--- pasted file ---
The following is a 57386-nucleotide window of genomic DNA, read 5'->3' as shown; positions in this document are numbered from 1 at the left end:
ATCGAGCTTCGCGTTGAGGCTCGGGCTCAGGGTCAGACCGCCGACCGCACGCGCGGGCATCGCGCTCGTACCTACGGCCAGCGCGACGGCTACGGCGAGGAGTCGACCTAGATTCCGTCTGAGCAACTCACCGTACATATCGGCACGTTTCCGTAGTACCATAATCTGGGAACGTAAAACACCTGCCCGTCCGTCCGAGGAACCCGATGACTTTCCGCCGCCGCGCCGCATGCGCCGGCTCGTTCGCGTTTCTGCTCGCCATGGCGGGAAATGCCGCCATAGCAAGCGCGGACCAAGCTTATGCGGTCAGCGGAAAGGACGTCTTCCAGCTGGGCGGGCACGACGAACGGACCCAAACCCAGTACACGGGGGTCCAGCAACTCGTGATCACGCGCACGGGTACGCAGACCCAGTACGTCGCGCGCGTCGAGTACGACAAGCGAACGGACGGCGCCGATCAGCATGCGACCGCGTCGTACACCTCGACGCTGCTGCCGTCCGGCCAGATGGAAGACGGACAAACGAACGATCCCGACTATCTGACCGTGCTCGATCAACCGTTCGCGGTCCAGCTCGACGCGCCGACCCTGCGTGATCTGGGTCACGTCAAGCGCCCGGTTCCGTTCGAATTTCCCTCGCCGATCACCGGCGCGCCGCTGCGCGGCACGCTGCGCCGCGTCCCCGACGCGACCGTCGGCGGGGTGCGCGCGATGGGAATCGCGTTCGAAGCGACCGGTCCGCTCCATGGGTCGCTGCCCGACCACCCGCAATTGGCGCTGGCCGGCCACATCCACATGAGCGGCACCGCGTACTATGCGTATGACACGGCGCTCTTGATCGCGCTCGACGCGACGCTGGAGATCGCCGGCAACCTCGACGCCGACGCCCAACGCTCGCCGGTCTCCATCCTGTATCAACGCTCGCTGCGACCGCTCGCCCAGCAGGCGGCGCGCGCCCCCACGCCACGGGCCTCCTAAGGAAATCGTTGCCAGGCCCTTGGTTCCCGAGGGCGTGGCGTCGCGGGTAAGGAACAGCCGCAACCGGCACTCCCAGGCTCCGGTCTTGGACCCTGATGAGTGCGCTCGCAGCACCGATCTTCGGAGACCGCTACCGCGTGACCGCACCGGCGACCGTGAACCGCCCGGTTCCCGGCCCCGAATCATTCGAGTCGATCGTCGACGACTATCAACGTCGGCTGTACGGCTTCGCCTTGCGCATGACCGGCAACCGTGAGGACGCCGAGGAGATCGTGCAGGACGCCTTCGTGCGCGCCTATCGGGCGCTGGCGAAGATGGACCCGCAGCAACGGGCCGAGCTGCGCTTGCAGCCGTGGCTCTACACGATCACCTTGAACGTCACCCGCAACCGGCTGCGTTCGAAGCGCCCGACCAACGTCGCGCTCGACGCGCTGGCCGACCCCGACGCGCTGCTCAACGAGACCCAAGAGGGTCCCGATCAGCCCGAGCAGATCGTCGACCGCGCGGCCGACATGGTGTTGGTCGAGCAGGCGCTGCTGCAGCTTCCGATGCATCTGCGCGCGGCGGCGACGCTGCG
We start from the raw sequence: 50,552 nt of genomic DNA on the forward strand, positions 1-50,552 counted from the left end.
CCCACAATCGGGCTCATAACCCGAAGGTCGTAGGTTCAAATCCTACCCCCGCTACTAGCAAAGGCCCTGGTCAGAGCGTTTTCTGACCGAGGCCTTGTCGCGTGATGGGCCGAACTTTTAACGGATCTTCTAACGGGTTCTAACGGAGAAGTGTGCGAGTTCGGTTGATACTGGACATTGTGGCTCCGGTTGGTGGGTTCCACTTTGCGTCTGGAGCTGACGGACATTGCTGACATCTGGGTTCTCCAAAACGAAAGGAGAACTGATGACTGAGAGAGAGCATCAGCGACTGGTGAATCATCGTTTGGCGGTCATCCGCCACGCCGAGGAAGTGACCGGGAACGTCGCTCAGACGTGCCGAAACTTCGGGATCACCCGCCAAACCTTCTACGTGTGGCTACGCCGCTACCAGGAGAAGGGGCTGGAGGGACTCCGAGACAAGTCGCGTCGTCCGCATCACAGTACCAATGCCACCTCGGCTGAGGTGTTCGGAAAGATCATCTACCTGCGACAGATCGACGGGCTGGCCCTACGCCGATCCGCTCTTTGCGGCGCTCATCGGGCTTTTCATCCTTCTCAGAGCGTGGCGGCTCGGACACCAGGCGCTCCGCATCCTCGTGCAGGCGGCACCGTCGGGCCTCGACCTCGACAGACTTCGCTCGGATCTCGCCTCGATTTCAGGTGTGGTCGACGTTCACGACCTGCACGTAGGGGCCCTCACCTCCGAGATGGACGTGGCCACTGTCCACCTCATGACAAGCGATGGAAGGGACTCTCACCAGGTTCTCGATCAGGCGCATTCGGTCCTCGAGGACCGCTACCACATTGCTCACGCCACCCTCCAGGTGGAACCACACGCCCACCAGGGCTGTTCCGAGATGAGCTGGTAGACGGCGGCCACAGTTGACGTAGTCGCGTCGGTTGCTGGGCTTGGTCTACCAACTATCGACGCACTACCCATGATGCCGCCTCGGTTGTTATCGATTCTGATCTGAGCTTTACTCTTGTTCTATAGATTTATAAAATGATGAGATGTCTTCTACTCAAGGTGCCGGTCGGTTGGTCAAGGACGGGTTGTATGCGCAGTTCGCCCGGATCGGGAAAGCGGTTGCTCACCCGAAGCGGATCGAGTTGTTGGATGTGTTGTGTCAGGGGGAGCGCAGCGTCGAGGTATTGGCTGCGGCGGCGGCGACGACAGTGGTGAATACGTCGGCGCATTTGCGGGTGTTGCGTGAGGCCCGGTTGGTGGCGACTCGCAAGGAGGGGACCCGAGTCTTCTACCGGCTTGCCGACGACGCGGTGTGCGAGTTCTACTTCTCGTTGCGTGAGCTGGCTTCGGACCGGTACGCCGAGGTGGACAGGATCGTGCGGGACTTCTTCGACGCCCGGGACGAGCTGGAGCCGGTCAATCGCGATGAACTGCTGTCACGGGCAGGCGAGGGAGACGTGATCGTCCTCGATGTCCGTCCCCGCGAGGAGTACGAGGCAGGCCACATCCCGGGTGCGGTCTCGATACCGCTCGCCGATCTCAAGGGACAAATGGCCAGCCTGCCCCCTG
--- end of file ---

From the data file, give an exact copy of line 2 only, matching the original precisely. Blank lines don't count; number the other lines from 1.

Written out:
ATCGAGCTTCGCGTTGAGGCTCGGGCTCAGGGTCAGACCGCCGACCGCACGCGCGGGCATCGCGCTCGTACCTACGGCCAGCGCGACGGCTACGGCGAGGAGTCGACCTAGATTCCGTCTGAGCAACTCACCGTACATATCGGCACGTTTCCGTAGTACCATAATCTGGGAACGTAAAACACCTGCCCGTCCGTCCGAGGAACCCGATGACTTTCCGCCGCCGCGCCGCATGCGCCGGCTCGTTCGCGTTTCTGCTCGCCATGGCGGGAAATGCCGCCATAGCAAGCGCGGACCAAGCTTATGCGGTCAGCGGAAAGGACGTCTTCCAGCTGGGCGGGCACGACGAACGGACCCAAACCCAGTACACGGGGGTCCAGCAACTCGTGATCACGCGCACGGGTACGCAGACCCAGTACGTCGCGCGCGTCGAGTACGACAAGCGAACGGACGGCGCCGATCAGCATGCGACCGCGTCGTACACCTCGACGCTGCTGCCGTCCGGCCAGATGGAAGACGGACAAACGAACGATCCCGACTATCTGACCGTGCTCGATCAACCGTTCGCGGTCCAGCTCGACGCGCCGACCCTGCGTGATCTGGGTCACGTCAAGCGCCCGGTTCCGTTCGAATTTCCCTCGCCGATCACCGGCGCGCCGCTGCGCGGCACGCTGCGCCGCGTCCCCGACGCGACCGTCGGCGGGGTGCGCGCGATGGGAATCGCGTTCGAAGCGACCGGTCCGCTCCATGGGTCGCTGCCCGACCACCCGCAATTGGCGCTGGCCGGCCACATCCACATGAGCGGCACCGCGTACTATGCGTATGACACGGCGCTCTTGATCGCGCTCGACGCGACGCTGGAGATCGCCGGCAACCTCGACGCCGACGCCCAACGCTCGCCGGTCTCCATCCTGTATCAACGCTCGCTGCGACCGCTCGCCCAGCAGGCGGCGCGCGCCCCCACGCCACGGGCCTCCTAAGGAAATCGTTGCCAGGCCCTTGGTTCCCGAGGGCGTGGCGTCGCGGGTAAGGAACAGCCGCAACCGGCACTCCCAGGCTCCGGTCTTGGACCCTGATGAGTGCGCTCGCAGCACCGATCTTCGGAGACCGCTACCGCGTGACCGCACCGGCGACCGTGAACCGCCCGGTTCCCGGCCCCGAATCATTCGAGTCGATCGTCGACGACTATCAACGTCGGCTGTACGGCTTCGCCTTGCGCATGACCGGCAACCGTGAGGACGCCGAGGAGATCGTGCAGGACGCCTTCGTGCGCGCCTATCGGGCGCTGGCGAAGATGGACCCGCAGCAACGGGCCGAGCTGCGCTTGCAGCCGTGGCTCTACACGATCACCTTGAACGTCACCCGCAACCGGCTGCGTTCGAAGCGCCCGACCAACGTCGCGCTCGACGCGCTGGCCGACCCCGACGCGCTGCTCAACGAGACCCAAGAGGGTCCCGATCAGCCCGAGCAGATCGTCGACCGCGCGGCCGACATGGTGTTGGTCGAGCAGGCGCTGCTGCAGCTTCCGATGCATCTGCGCGCGGCGGCGACGCTGCG